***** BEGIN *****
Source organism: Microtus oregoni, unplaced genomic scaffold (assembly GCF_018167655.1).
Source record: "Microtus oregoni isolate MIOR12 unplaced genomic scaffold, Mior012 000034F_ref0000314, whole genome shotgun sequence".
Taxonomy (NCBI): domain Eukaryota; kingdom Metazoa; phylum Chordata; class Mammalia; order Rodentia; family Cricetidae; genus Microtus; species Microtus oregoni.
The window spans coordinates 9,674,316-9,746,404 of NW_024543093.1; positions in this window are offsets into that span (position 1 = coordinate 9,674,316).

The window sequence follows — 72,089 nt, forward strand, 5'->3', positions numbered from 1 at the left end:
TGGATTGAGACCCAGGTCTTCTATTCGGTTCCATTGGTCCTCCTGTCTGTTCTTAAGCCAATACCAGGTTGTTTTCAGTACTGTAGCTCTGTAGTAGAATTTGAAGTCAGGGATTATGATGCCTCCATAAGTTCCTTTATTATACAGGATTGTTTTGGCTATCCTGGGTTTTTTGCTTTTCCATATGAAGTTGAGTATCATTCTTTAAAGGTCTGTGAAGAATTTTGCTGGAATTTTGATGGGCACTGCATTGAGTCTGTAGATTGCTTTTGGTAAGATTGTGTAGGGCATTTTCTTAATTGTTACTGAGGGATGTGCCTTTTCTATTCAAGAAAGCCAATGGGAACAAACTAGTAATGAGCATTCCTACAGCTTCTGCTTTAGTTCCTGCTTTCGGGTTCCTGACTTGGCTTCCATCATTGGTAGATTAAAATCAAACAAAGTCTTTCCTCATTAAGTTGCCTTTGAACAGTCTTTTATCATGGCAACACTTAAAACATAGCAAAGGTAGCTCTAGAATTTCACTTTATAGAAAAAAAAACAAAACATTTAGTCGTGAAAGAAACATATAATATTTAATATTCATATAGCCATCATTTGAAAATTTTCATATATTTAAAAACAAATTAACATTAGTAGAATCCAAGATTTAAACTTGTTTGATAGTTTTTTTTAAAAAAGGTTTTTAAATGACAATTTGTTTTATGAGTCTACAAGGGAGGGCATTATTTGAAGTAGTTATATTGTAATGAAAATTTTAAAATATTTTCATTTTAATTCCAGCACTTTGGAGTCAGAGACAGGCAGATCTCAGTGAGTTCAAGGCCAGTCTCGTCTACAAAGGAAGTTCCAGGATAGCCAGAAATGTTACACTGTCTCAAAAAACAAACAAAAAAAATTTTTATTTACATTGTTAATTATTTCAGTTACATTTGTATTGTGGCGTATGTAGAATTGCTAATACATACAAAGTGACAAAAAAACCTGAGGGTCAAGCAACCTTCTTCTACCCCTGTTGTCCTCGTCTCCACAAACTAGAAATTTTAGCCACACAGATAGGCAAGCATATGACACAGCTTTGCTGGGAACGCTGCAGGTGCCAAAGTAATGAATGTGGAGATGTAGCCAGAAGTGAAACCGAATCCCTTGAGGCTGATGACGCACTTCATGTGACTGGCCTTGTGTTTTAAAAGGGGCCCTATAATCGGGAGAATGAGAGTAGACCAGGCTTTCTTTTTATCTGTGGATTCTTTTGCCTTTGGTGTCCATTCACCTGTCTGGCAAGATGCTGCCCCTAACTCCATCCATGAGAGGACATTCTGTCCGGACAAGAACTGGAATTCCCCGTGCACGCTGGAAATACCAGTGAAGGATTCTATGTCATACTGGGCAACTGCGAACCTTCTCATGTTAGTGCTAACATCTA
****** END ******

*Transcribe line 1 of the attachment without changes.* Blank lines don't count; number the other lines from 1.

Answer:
Source organism: Microtus oregoni, unplaced genomic scaffold (assembly GCF_018167655.1).